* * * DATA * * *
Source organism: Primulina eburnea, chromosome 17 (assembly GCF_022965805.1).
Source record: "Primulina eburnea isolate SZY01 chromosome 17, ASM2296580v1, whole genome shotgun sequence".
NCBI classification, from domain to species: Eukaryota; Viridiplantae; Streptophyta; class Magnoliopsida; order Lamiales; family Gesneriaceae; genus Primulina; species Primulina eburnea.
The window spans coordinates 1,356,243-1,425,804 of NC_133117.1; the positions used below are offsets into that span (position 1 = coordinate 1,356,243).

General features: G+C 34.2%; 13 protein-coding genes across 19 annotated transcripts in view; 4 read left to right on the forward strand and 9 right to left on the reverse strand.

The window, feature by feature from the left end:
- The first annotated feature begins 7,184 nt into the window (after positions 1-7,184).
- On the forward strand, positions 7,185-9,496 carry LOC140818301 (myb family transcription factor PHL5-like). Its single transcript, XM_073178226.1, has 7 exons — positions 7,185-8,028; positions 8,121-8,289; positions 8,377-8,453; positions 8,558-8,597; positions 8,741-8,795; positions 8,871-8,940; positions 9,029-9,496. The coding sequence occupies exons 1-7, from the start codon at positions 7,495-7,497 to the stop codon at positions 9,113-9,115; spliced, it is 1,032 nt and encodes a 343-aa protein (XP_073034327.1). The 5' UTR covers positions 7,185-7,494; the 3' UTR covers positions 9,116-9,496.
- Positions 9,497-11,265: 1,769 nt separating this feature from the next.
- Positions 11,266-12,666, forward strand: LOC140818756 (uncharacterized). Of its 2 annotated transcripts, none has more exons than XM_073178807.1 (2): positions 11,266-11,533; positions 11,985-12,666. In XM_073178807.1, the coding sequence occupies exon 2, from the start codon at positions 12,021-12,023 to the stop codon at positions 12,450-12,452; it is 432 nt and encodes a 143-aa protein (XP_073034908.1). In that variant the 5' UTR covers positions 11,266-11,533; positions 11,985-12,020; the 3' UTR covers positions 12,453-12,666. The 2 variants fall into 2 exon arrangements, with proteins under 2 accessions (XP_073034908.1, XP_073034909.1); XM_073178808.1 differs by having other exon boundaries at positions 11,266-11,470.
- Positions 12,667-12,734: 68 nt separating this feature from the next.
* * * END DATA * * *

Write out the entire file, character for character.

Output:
Source organism: Primulina eburnea, chromosome 17 (assembly GCF_022965805.1).
Source record: "Primulina eburnea isolate SZY01 chromosome 17, ASM2296580v1, whole genome shotgun sequence".
NCBI classification, from domain to species: Eukaryota; Viridiplantae; Streptophyta; class Magnoliopsida; order Lamiales; family Gesneriaceae; genus Primulina; species Primulina eburnea.
The window spans coordinates 1,356,243-1,425,804 of NC_133117.1; the positions used below are offsets into that span (position 1 = coordinate 1,356,243).

General features: G+C 34.2%; 13 protein-coding genes across 19 annotated transcripts in view; 4 read left to right on the forward strand and 9 right to left on the reverse strand.

The window, feature by feature from the left end:
- The first annotated feature begins 7,184 nt into the window (after positions 1-7,184).
- On the forward strand, positions 7,185-9,496 carry LOC140818301 (myb family transcription factor PHL5-like). Its single transcript, XM_073178226.1, has 7 exons — positions 7,185-8,028; positions 8,121-8,289; positions 8,377-8,453; positions 8,558-8,597; positions 8,741-8,795; positions 8,871-8,940; positions 9,029-9,496. The coding sequence occupies exons 1-7, from the start codon at positions 7,495-7,497 to the stop codon at positions 9,113-9,115; spliced, it is 1,032 nt and encodes a 343-aa protein (XP_073034327.1). The 5' UTR covers positions 7,185-7,494; the 3' UTR covers positions 9,116-9,496.
- Positions 9,497-11,265: 1,769 nt separating this feature from the next.
- Positions 11,266-12,666, forward strand: LOC140818756 (uncharacterized). Of its 2 annotated transcripts, none has more exons than XM_073178807.1 (2): positions 11,266-11,533; positions 11,985-12,666. In XM_073178807.1, the coding sequence occupies exon 2, from the start codon at positions 12,021-12,023 to the stop codon at positions 12,450-12,452; it is 432 nt and encodes a 143-aa protein (XP_073034908.1). In that variant the 5' UTR covers positions 11,266-11,533; positions 11,985-12,020; the 3' UTR covers positions 12,453-12,666. The 2 variants fall into 2 exon arrangements, with proteins under 2 accessions (XP_073034908.1, XP_073034909.1); XM_073178808.1 differs by having other exon boundaries at positions 11,266-11,470.
- Positions 12,667-12,734: 68 nt separating this feature from the next.